The Road to Mastery

I love watching movies, so over the Thanksgiving weekend, I watched quite a few in my free time.

The Bourne Identity was one of those. If you haven’t seen it, it’s about a man who wakes up on a boat and can’t remember his name or how he got there. He follows the clues and eventually learns that he’s a secret government operative. In one particular scene he’s sitting in a diner with Marie, a woman he is paying $20,000 for a ride, the following:

“I can tell you the license plate numbers of all six cars outside. I can tell you that our waitress is left-handed and the guy sitting up at the counter weighs two hundred fifteen pounds and knows how to handle himself. I know the best place to look for a gun is the cab or the gray truck outside, and at this altitude, I can run flat out for a half mile before my hands start shaking. Now why would I know that? How can I know that and not know who I am?”

What can you do so well that you’d remember how to do it even if you had amnesia? At this point in your career, where are you on the road to mastery?

As a kid there were just a handful of things I devoted my time to after school: reading, Girl Scouts, and ballet. By high school, I was spending over seven hours a week at the ballet studio including private lessons. Part of the deal with private lessons required me to attend the class several years below me. At sixteen, I was in a class with ten-year-olds.

I could have viewed that as being sent back for remedial lessons. Like I didn’t learn what I needed to then so I had re-take those classes. But that’s not what it was. I was required to take those classes so I could refine my movements. Those classes were very slow for me compared to what I was used to.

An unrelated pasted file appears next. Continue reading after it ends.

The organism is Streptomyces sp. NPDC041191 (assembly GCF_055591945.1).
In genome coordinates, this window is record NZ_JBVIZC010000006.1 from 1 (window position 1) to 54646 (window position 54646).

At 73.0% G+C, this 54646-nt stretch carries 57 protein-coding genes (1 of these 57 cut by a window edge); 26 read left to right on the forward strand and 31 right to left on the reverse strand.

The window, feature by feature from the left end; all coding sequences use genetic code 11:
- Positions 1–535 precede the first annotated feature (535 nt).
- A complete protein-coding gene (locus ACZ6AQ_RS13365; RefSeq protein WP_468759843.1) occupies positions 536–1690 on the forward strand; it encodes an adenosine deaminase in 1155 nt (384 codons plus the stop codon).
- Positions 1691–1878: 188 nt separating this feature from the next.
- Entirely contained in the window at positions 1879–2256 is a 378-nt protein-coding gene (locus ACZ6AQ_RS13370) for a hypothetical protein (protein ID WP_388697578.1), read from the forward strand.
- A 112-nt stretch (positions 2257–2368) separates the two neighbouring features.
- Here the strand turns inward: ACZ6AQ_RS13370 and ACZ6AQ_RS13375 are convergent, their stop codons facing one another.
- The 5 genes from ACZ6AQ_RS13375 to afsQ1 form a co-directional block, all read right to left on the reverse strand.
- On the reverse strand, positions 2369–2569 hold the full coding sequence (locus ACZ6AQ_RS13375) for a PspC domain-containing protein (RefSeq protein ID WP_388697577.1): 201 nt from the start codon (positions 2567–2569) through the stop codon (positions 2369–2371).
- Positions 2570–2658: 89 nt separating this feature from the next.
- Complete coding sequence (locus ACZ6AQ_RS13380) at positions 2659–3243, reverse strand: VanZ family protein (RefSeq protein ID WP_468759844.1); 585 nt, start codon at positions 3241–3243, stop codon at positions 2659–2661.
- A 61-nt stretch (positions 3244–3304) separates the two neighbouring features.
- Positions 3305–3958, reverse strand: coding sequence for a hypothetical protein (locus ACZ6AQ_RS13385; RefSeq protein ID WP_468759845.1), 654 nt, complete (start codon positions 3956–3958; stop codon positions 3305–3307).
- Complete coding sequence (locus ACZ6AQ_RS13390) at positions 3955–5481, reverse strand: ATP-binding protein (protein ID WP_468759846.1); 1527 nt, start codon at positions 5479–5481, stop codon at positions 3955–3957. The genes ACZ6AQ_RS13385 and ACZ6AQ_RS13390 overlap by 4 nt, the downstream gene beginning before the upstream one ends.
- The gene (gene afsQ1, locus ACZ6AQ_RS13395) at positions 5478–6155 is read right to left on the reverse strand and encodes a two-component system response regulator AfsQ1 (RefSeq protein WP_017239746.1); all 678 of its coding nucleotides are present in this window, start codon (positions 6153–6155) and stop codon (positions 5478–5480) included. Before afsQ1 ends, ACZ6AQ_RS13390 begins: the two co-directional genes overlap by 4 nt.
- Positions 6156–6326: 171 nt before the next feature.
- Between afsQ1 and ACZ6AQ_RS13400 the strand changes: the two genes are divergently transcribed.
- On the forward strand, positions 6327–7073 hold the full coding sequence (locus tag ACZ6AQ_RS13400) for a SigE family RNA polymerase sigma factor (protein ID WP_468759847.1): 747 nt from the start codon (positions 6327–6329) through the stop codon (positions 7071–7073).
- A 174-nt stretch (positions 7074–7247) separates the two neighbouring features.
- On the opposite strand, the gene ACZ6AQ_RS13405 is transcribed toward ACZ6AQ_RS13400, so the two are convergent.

The saying “Slow is smooth, and smooth is fast” is attributed to the Navy SEALs. Practice something slowly so the activity becomes ingrained both physically and mentally. Then, when you need to execute quickly, your overall performance of the task will be improved.

When I encounter a new real estate administrative assistant in our office, I’m often asked, “How do you know all this stuff?” That’s a funny question to me, because I think, “How does anybody know anything?” They study it. They train for it. They internalize it and they use it.

I can read a book in just a couple of days. But I don’t just read books. I study books. I engage with them by underlining the passages that speak to me. I think about what I underline and sometimes make notes in the margins or write a journal entry about the topic. When I study a book, it takes me one to two weeks to get through it.

I read the best books multiple times. I will pull books off my bookshelf and flip to the highlighted passages and read those again.

I do the same with podcast episodes and old training materials.

If I want to master a concept, I have to engage with it slowly. Then, when it comes time to teach that concept or use it in my work, I can execute it quickly. I know my stuff.

What I set out to master changes with the needs of the business. When I first started as an executive assistant, I set out to master building a database and marketing to it. Fourteen years later I’m on the road to mastering the hiring and accountability processes.

And of course, I’ve had coaches, mentors, teachers, and trainers along the way. No one succeeds alone. Having someone show you the road to mastery is way easier than trying to find the road yourself. If you’re interested in coaching, be sure to get on the waiting list for a new course I’m creating in collaboration with Ops Boss Coaching:

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